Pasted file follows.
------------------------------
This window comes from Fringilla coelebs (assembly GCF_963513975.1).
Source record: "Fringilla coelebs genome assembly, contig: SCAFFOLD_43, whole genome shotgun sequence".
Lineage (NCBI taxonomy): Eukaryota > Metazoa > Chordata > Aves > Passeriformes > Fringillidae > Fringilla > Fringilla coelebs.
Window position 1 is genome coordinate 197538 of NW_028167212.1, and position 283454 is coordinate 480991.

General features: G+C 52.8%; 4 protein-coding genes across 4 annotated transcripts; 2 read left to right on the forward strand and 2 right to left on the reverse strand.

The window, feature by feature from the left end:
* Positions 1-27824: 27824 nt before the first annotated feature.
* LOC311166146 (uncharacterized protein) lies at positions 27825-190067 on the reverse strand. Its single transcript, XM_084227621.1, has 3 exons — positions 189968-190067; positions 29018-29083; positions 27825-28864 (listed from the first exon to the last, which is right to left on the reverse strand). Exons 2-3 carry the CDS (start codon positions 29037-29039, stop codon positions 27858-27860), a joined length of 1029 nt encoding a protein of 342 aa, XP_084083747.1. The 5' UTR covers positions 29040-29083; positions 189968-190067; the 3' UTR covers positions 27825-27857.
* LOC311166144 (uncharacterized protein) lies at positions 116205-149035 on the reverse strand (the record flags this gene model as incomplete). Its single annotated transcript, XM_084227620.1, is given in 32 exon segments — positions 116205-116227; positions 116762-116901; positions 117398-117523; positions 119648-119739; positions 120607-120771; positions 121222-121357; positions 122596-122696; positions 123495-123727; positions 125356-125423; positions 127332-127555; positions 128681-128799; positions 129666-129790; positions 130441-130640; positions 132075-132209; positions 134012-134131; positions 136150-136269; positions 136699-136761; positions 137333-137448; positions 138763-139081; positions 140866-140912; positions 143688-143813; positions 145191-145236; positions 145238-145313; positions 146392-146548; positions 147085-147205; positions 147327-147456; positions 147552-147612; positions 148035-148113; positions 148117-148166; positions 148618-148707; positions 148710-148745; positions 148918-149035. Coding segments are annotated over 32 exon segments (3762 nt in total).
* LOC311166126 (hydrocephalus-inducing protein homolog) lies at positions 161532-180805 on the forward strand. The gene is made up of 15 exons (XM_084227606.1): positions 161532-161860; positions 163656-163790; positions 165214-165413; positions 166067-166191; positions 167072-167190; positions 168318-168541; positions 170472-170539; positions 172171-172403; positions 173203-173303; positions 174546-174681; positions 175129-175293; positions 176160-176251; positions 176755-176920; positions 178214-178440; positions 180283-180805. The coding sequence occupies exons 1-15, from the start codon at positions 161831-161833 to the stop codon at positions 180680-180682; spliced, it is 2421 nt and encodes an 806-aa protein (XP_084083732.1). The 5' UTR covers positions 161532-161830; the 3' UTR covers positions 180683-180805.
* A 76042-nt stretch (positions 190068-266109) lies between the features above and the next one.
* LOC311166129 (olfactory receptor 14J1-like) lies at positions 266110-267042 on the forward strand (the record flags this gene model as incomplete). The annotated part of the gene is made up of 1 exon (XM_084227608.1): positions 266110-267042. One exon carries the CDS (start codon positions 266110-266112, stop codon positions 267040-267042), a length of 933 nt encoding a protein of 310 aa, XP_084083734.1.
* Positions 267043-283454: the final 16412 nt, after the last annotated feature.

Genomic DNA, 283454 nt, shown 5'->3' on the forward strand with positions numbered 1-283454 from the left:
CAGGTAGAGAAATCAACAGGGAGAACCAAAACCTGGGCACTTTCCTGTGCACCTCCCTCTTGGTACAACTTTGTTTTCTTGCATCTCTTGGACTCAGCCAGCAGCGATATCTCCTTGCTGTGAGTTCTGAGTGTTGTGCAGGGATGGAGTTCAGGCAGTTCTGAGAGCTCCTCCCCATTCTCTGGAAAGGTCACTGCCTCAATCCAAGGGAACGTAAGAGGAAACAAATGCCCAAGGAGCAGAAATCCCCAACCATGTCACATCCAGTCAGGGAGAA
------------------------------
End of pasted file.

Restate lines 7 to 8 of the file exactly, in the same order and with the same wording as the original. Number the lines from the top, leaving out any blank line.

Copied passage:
* Positions 1-27824: 27824 nt before the first annotated feature.
* LOC311166146 (uncharacterized protein) lies at positions 27825-190067 on the reverse strand. Its single transcript, XM_084227621.1, has 3 exons — positions 189968-190067; positions 29018-29083; positions 27825-28864 (listed from the first exon to the last, which is right to left on the reverse strand). Exons 2-3 carry the CDS (start codon positions 29037-29039, stop codon positions 27858-27860), a joined length of 1029 nt encoding a protein of 342 aa, XP_084083747.1. The 5' UTR covers positions 29040-29083; positions 189968-190067; the 3' UTR covers positions 27825-27857.